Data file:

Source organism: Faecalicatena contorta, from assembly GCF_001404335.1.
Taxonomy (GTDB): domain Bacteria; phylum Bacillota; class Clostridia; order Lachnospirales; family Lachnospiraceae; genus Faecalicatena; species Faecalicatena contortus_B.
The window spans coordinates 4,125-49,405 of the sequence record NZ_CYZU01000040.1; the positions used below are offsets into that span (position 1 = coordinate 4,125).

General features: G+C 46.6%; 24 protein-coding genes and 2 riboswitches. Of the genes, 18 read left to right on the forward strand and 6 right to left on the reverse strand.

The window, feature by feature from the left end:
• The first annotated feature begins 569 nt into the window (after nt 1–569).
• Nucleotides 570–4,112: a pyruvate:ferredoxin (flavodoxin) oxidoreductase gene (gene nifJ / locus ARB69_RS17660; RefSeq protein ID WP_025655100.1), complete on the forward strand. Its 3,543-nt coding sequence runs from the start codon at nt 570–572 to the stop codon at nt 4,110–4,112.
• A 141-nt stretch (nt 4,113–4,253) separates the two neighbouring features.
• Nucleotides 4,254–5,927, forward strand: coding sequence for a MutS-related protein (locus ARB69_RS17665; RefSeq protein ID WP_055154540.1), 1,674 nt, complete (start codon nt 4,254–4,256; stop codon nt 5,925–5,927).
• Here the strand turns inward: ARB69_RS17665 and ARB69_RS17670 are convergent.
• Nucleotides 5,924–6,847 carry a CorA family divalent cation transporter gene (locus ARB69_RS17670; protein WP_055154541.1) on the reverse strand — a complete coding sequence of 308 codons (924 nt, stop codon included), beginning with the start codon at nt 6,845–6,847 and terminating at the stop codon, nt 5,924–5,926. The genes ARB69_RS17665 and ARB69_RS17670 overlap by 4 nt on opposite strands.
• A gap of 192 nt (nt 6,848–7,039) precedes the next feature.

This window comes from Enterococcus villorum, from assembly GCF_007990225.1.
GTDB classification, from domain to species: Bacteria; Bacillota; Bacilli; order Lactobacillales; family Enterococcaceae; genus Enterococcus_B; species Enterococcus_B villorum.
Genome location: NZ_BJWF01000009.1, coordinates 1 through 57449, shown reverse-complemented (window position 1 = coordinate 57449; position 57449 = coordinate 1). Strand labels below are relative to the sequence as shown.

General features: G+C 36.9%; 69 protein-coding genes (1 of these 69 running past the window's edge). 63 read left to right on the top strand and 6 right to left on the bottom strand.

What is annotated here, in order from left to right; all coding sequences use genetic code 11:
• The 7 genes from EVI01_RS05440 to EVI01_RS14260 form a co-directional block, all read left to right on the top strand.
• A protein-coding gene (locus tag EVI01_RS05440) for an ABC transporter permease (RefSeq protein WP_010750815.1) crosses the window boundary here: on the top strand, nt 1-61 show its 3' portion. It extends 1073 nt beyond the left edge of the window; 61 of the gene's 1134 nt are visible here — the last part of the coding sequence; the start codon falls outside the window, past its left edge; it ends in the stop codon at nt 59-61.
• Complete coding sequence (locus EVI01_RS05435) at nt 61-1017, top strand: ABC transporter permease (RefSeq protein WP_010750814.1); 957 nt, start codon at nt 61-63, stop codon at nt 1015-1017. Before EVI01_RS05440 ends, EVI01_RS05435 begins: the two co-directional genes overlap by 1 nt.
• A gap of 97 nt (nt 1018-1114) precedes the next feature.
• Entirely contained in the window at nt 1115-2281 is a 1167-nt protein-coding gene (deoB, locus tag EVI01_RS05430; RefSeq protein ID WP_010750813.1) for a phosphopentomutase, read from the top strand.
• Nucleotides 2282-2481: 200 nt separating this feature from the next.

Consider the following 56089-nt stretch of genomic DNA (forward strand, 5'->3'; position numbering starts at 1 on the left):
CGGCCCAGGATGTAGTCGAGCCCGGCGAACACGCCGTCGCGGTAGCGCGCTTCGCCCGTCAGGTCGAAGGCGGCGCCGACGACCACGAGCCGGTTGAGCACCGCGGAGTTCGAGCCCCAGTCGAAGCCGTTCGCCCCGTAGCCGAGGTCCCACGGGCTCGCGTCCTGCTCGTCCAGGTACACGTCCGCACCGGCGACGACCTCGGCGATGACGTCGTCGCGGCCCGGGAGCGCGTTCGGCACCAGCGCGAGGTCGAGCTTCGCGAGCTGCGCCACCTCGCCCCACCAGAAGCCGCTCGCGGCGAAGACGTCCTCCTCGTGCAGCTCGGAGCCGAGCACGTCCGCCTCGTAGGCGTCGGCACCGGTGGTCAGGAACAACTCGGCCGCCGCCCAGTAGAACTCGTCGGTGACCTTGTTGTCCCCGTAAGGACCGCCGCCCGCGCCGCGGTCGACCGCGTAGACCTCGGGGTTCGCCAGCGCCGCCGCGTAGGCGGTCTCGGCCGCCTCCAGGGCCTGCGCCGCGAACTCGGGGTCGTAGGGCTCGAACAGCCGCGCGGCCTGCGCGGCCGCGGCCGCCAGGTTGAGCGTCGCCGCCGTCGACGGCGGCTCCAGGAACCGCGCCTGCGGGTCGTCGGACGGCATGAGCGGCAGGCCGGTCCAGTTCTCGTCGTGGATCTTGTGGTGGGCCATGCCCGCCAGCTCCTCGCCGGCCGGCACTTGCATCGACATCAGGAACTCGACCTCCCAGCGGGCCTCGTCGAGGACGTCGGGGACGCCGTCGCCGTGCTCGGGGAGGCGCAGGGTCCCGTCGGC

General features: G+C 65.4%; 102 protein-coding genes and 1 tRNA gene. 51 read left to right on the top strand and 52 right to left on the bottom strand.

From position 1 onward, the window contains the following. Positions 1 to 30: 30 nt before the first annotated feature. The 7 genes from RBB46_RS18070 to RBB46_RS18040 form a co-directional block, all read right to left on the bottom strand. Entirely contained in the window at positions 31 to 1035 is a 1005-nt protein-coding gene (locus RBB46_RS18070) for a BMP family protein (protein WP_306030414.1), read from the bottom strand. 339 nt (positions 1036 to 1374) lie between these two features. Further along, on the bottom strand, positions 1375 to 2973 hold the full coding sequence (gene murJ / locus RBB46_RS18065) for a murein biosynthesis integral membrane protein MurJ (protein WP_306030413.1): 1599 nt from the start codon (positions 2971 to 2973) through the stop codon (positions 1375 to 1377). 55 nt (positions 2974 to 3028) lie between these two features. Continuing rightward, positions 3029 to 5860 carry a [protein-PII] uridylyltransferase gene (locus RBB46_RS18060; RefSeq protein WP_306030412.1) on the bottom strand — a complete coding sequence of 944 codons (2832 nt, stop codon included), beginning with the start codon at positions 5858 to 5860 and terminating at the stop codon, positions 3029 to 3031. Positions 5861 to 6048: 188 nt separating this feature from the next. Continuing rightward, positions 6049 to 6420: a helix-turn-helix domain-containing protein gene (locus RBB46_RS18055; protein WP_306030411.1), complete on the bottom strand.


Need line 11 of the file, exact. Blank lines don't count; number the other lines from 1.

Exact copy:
• Nucleotides 5,924–6,847 carry a CorA family divalent cation transporter gene (locus ARB69_RS17670; protein WP_055154541.1) on the reverse strand — a complete coding sequence of 308 codons (924 nt, stop codon included), beginning with the start codon at nt 6,845–6,847 and terminating at the stop codon, nt 5,924–5,926. The genes ARB69_RS17665 and ARB69_RS17670 overlap by 4 nt on opposite strands.